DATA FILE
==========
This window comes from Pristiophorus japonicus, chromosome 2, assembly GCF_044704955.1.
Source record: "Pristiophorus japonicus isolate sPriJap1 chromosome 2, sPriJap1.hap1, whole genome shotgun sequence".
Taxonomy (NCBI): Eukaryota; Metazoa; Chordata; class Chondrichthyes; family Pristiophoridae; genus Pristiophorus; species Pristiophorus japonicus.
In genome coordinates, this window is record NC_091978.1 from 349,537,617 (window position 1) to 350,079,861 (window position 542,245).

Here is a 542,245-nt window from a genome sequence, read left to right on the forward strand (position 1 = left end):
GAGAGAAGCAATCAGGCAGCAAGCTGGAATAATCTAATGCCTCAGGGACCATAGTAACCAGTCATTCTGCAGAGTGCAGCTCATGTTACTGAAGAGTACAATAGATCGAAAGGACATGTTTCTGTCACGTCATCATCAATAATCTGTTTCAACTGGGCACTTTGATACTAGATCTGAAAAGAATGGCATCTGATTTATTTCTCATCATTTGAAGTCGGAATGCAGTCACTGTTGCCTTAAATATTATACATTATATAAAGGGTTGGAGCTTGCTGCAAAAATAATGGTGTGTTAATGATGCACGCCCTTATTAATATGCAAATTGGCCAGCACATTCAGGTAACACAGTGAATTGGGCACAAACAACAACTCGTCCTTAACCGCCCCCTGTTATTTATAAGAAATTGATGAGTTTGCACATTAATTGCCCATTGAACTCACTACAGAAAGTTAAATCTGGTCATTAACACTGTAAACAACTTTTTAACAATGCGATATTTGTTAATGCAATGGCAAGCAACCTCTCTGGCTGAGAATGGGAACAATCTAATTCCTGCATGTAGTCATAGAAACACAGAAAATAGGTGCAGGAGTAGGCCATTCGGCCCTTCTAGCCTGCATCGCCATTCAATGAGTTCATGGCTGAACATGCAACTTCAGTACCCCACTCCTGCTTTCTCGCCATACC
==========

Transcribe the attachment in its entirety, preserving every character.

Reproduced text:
This window comes from Pristiophorus japonicus, chromosome 2, assembly GCF_044704955.1.
Source record: "Pristiophorus japonicus isolate sPriJap1 chromosome 2, sPriJap1.hap1, whole genome shotgun sequence".
Taxonomy (NCBI): Eukaryota; Metazoa; Chordata; class Chondrichthyes; family Pristiophoridae; genus Pristiophorus; species Pristiophorus japonicus.
In genome coordinates, this window is record NC_091978.1 from 349,537,617 (window position 1) to 350,079,861 (window position 542,245).

Here is a 542,245-nt window from a genome sequence, read left to right on the forward strand (position 1 = left end):
GAGAGAAGCAATCAGGCAGCAAGCTGGAATAATCTAATGCCTCAGGGACCATAGTAACCAGTCATTCTGCAGAGTGCAGCTCATGTTACTGAAGAGTACAATAGATCGAAAGGACATGTTTCTGTCACGTCATCATCAATAATCTGTTTCAACTGGGCACTTTGATACTAGATCTGAAAAGAATGGCATCTGATTTATTTCTCATCATTTGAAGTCGGAATGCAGTCACTGTTGCCTTAAATATTATACATTATATAAAGGGTTGGAGCTTGCTGCAAAAATAATGGTGTGTTAATGATGCACGCCCTTATTAATATGCAAATTGGCCAGCACATTCAGGTAACACAGTGAATTGGGCACAAACAACAACTCGTCCTTAACCGCCCCCTGTTATTTATAAGAAATTGATGAGTTTGCACATTAATTGCCCATTGAACTCACTACAGAAAGTTAAATCTGGTCATTAACACTGTAAACAACTTTTTAACAATGCGATATTTGTTAATGCAATGGCAAGCAACCTCTCTGGCTGAGAATGGGAACAATCTAATTCCTGCATGTAGTCATAGAAACACAGAAAATAGGTGCAGGAGTAGGCCATTCGGCCCTTCTAGCCTGCATCGCCATTCAATGAGTTCATGGCTGAACATGCAACTTCAGTACCCCACTCCTGCTTTCTCGCCATACC